Vehicle owners will be granted a six-month exemption from MOT testing, enabling them to continue to travel to work where this absolutely cannot be done from home, or shop for necessities.
All cars, vans and motorcycles which usually would require an MOT test will be exempted from needing a test from 30 March. Vehicles must be kept in a roadworthy condition, and garages will remain open for essential repair work. Drivers can be prosecuted if driving unsafe vehicles. Advice on keeping a vehicle in a good condition can be found here.
- Cars, motorcycles and vans to be granted MoT exemption
- This will allow people to carry on with essential travel
- Vehicles must be kept in roadworthy condition
People should stay at home and avoid travel. The only reasons people should leave their homes is set out in the government guidance.
Transport Secretary Grant Shapps said:
“We must ensure those on the frontline of helping the nation combat COVID19 are able to do so.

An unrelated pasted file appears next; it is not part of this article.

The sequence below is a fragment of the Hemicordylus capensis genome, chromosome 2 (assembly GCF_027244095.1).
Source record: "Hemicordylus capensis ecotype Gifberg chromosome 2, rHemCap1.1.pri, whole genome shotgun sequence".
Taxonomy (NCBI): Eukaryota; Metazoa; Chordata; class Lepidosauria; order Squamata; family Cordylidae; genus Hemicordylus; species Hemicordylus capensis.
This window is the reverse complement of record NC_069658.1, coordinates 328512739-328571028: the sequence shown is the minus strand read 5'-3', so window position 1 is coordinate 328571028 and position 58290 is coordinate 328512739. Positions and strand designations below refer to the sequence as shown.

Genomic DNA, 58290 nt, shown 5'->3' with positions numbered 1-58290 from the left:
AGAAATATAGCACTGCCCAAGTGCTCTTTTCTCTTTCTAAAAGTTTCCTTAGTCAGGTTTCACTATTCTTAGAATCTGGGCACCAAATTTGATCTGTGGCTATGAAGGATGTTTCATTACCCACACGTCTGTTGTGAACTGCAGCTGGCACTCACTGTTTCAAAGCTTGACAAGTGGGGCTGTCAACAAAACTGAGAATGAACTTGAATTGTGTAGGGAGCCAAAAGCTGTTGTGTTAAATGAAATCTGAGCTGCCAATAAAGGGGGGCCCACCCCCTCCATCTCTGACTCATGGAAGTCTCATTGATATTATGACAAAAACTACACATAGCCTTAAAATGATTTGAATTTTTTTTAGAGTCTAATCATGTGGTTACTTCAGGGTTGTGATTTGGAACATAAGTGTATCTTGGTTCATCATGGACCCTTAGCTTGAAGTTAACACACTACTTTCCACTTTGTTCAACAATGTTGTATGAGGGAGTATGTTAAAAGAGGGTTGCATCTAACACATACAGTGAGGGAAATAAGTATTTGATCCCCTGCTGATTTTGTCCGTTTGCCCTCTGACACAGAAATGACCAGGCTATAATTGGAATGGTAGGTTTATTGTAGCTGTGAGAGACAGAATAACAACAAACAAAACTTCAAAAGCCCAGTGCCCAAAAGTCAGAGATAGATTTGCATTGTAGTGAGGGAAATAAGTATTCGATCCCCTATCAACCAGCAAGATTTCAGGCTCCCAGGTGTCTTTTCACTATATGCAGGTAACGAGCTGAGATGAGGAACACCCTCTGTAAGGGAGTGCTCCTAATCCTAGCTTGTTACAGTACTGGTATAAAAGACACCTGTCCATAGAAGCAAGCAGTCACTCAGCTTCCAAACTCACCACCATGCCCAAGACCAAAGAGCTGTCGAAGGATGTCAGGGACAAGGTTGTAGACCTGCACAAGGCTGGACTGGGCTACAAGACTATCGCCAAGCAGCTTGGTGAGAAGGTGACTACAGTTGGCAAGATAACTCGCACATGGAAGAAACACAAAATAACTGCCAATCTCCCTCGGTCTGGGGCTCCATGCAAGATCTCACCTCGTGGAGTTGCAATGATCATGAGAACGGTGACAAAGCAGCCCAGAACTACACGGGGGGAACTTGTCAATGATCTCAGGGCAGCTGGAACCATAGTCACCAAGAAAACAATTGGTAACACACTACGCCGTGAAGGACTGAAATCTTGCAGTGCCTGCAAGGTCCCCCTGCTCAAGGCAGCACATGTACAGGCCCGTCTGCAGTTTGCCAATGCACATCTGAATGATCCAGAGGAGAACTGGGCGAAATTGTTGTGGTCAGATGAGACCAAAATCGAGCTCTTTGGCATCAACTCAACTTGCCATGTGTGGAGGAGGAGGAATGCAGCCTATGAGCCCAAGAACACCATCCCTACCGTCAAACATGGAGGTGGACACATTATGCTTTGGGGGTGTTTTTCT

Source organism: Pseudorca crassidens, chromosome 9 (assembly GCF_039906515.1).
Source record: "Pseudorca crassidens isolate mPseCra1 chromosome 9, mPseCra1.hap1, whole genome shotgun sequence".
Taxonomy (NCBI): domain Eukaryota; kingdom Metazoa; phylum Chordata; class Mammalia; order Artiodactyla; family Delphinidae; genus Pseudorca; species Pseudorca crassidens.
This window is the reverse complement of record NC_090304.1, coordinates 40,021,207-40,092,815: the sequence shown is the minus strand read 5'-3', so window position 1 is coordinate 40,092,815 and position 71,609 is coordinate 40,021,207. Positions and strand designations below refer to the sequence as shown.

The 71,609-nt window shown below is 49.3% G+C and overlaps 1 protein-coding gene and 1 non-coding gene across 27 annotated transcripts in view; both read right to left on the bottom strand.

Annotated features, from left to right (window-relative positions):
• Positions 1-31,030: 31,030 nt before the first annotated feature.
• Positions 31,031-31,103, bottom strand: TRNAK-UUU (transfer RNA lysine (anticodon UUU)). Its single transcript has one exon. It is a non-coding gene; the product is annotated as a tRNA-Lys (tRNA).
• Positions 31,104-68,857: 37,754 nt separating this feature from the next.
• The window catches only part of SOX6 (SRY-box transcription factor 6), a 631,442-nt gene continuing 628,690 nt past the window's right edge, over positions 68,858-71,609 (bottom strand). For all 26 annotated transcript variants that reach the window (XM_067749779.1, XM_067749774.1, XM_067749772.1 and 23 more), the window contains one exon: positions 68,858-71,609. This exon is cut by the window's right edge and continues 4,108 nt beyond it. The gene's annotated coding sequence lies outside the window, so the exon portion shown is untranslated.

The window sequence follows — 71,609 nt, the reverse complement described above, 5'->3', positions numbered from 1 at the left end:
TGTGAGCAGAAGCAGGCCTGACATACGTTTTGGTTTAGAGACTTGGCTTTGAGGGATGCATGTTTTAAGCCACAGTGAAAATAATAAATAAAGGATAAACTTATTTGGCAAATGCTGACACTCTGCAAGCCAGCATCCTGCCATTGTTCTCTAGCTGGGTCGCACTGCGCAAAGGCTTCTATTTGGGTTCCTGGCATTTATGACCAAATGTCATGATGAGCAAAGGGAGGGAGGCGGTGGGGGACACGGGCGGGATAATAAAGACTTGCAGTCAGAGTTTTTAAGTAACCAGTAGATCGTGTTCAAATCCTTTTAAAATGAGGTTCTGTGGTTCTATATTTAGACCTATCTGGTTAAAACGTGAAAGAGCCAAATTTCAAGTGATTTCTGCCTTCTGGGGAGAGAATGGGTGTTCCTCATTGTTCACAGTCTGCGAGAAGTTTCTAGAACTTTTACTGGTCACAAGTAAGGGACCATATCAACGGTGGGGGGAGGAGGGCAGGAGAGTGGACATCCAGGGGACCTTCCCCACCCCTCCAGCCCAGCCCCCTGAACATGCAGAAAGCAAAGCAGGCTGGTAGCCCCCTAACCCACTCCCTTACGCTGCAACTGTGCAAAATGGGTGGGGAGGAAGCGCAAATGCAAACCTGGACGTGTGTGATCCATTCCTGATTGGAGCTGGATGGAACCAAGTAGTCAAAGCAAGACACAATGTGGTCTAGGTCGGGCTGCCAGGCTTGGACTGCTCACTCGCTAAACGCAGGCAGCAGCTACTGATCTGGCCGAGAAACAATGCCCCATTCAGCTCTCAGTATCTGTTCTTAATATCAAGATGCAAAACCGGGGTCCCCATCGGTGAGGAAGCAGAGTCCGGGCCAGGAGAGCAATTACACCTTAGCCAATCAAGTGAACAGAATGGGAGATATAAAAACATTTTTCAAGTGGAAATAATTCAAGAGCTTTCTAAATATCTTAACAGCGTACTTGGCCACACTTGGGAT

“Allowing this temporary exemption from vehicle testing will enable vital services such as deliveries to continue, frontline workers to get to work, and people get essential food and medicine.
“Safety is key, which is why garages will remain open for essential repair work.”
Legislation will be introduced on March 30 and will come into immediate effect for 12 months, following a short consultation with key organisations. Drivers will still need to get their vehicle tested until the new regulations come into place, if they need to use it.
If you can’t get an MoT that’s due because you’re in self-isolation, the Department for Transport is working with insurers and the police to ensure people aren’t unfairly penalised for things out of their control.
Practical driving tests and annual testing for lorries, buses and coaches have been suspended for up to three months.